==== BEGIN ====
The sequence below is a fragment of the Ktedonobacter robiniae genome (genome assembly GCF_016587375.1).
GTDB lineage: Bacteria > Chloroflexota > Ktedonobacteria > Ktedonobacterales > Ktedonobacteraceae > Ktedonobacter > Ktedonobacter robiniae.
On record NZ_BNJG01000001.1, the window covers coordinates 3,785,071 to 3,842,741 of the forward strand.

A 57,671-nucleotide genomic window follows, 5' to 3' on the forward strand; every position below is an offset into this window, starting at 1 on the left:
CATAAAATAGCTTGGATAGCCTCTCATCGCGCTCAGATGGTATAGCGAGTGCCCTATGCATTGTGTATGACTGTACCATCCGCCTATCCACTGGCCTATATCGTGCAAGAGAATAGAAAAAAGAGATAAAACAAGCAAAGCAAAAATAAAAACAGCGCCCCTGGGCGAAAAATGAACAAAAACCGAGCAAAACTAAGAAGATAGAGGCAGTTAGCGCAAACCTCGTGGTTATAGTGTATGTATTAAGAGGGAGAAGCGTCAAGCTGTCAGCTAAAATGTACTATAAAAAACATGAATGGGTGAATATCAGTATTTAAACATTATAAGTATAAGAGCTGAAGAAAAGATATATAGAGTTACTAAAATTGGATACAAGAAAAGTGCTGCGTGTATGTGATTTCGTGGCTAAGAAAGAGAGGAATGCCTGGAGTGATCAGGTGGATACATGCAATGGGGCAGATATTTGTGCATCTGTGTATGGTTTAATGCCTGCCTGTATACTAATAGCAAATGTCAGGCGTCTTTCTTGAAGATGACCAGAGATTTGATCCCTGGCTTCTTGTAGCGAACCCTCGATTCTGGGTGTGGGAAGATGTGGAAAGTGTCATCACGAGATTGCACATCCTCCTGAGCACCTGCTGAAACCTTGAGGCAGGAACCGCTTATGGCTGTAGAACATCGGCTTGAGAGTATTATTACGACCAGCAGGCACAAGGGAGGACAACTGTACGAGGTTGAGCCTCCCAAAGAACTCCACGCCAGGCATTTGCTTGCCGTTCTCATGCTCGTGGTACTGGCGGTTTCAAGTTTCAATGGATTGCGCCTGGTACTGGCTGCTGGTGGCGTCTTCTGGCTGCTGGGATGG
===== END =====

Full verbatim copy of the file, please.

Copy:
The sequence below is a fragment of the Ktedonobacter robiniae genome (genome assembly GCF_016587375.1).
GTDB lineage: Bacteria > Chloroflexota > Ktedonobacteria > Ktedonobacterales > Ktedonobacteraceae > Ktedonobacter > Ktedonobacter robiniae.
On record NZ_BNJG01000001.1, the window covers coordinates 3,785,071 to 3,842,741 of the forward strand.

A 57,671-nucleotide genomic window follows, 5' to 3' on the forward strand; every position below is an offset into this window, starting at 1 on the left:
CATAAAATAGCTTGGATAGCCTCTCATCGCGCTCAGATGGTATAGCGAGTGCCCTATGCATTGTGTATGACTGTACCATCCGCCTATCCACTGGCCTATATCGTGCAAGAGAATAGAAAAAAGAGATAAAACAAGCAAAGCAAAAATAAAAACAGCGCCCCTGGGCGAAAAATGAACAAAAACCGAGCAAAACTAAGAAGATAGAGGCAGTTAGCGCAAACCTCGTGGTTATAGTGTATGTATTAAGAGGGAGAAGCGTCAAGCTGTCAGCTAAAATGTACTATAAAAAACATGAATGGGTGAATATCAGTATTTAAACATTATAAGTATAAGAGCTGAAGAAAAGATATATAGAGTTACTAAAATTGGATACAAGAAAAGTGCTGCGTGTATGTGATTTCGTGGCTAAGAAAGAGAGGAATGCCTGGAGTGATCAGGTGGATACATGCAATGGGGCAGATATTTGTGCATCTGTGTATGGTTTAATGCCTGCCTGTATACTAATAGCAAATGTCAGGCGTCTTTCTTGAAGATGACCAGAGATTTGATCCCTGGCTTCTTGTAGCGAACCCTCGATTCTGGGTGTGGGAAGATGTGGAAAGTGTCATCACGAGATTGCACATCCTCCTGAGCACCTGCTGAAACCTTGAGGCAGGAACCGCTTATGGCTGTAGAACATCGGCTTGAGAGTATTATTACGACCAGCAGGCACAAGGGAGGACAACTGTACGAGGTTGAGCCTCCCAAAGAACTCCACGCCAGGCATTTGCTTGCCGTTCTCATGCTCGTGGTACTGGCGGTTTCAAGTTTCAATGGATTGCGCCTGGTACTGGCTGCTGGTGGCGTCTTCTGGCTGCTGGGATGG